III. The Emergency Paid Sick Leave Act

Summary

The Sick Leave Act requires employers with five hundred (500) or fewer employees to provide up to eighty (80) hours of paid emergency sick leave to qualified employees. In the following, we address common questions regarding the application of the Sick Leave Act.

Questions

  1. Who is subject to the Sick Leave Act?
    1. Employers:
      1. An employer is a public entity employer with one (1) or more employees, or a private employer with fewer than five hundred (500) employees.
      2. Note, there is an exception to the Act for smaller employers with fewer than fifty (50) employees, where their businesses would be jeopardized if they are required to comply with the Act.
    2. Employees:
      1. All employees, regardless of time worked with the employer.
  2. What benefits does the Sick Leave Act provide for employees?
    1. The Act requires employers to provide employees (all part time and fulltime employees) paid sick time to the extent that the employee is unable to work or telecommute due to a need for leave because one of the following conditions apply:
      1. Employee is subject to a federal, state or local quarantine or isolation order related to COVID-19;
      2. Health care provider has advised employee to self-quarantine due to COVID -19 concerns;
      3. Employee is experiencing symptoms of COVID-19 and seeking a medical diagnosis;
      4. Employee is caring for someone subject to a quarantine order or advice from a physician to self-quarantine;
      5. Employee is caring for a son or daughter who school has been closed or childcare arrangements are no longer available due to COVID-19 precautions; or
      6. Employee is experiencing a similar condition specified by the Secretary of Health and Human Services.
    2. How much sick leave must an employer provide under Sick Leave Act:
      1. For full time employees: 80 hours
      2. For part time employees: The number of hours the employee regularly works in a two-week period. If the employee’s shift varies, then the employer may provide leave equal to the average number of hours the employee has worked in a two-week period over the last 6 months. If the employee is just starting work, then the employer may provide leave equal to what the employer expected the employee to work in a two-week period.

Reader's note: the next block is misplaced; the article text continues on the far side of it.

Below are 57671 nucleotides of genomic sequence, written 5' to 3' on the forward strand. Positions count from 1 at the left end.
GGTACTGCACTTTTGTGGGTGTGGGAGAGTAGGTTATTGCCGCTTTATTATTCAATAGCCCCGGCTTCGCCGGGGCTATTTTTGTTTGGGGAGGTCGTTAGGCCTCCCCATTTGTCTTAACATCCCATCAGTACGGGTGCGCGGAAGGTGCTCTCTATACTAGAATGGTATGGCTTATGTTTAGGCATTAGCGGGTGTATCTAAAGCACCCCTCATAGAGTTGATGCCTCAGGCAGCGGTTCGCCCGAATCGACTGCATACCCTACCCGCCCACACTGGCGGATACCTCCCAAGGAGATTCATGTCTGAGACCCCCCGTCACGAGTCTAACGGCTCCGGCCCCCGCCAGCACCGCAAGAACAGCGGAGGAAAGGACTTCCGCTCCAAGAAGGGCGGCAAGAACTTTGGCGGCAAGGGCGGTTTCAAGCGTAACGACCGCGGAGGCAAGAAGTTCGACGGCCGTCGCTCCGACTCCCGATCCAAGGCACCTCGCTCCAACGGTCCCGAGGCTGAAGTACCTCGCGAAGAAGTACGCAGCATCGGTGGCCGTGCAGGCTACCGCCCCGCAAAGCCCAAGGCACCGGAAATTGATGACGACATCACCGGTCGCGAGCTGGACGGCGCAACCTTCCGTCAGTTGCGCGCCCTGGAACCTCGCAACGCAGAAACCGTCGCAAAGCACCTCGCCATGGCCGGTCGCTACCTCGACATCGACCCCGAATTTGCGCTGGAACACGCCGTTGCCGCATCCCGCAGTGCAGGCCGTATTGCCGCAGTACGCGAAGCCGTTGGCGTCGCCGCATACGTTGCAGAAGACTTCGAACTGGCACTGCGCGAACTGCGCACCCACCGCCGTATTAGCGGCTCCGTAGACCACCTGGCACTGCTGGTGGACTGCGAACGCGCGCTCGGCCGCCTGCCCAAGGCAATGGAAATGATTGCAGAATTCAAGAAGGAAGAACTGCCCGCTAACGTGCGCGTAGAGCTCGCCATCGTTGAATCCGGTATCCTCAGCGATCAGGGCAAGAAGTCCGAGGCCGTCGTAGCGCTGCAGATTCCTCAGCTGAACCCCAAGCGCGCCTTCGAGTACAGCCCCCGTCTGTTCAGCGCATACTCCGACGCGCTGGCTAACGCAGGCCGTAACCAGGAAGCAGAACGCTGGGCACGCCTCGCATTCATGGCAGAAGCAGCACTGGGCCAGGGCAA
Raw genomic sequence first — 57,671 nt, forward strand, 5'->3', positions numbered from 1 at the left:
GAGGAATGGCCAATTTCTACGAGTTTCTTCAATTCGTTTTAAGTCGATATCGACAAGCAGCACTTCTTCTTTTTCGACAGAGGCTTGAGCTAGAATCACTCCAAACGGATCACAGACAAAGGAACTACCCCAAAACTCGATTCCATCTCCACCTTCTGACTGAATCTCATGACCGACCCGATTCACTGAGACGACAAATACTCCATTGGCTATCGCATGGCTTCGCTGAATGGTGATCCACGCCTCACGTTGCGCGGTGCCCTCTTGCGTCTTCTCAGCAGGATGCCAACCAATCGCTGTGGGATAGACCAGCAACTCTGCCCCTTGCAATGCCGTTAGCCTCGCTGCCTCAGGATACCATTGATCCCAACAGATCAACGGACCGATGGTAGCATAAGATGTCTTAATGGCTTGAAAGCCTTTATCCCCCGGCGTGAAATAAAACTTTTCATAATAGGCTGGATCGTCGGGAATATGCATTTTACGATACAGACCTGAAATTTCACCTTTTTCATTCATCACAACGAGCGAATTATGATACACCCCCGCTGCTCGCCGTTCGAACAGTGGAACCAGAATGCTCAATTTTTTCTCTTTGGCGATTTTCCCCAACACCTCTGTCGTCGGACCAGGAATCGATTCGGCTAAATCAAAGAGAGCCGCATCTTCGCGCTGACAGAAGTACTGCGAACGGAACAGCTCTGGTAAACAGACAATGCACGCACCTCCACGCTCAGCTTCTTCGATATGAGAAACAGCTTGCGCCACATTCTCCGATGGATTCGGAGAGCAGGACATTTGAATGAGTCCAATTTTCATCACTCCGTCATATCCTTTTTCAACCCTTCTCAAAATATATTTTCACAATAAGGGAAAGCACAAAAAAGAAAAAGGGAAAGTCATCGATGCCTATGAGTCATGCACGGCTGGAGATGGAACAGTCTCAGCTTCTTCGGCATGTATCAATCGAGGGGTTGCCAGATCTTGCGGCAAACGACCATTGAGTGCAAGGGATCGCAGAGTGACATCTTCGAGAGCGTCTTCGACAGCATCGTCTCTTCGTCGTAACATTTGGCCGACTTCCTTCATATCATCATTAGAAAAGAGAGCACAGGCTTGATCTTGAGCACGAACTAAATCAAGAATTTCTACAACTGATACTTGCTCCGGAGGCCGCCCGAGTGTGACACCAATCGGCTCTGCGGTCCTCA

3. When are employees eligible for sick leave under the Sick Leave Act?
      1. Immediately. The act has no employee eligibility restrictions or requirements.
    4. How is leave paid under the Sick Leave Act:
      1. Employees are paid at their regular rate of pay.
      2. There are certain monetary limits depending on the reason for the leave:
        1. If employee is taking leave for one of the following reasons, he or she can receive up to $510 per day, or $5,110 in the aggregate for the period:
          1. Employee subject to a COVID-19 quarantine or isolation order;
          2. Health care provider has advised self-quarantine due to COVID -19 concerns;
          3. Employee is experiencing symptoms of COVID-19 and is seeking a medical diagnosis.
        2. If the employee is taking leave for one of the following reasons, he or she can receive up to $200 per day or $2,000 in the aggregate, at a rate of 2/3rds of the employee’s normal hourly rate of pay:
          1. The employee is caring for someone subject to a quarantine order or advice from a physician;
          2. Employee caring for a son or daughter who school has been closed or childcare arrangements became unavailable due to COVID-19 precautions; or
          3. Employee is experiencing a similar condition specified by the Secretary of Health and Human Services.
      3. Sick leave provided under the Sick Leave Act is not required to be paid out at the time an employee separates from the employer.
    5. Can sick leave provided under the Sick Leave Act be carried over from year to year?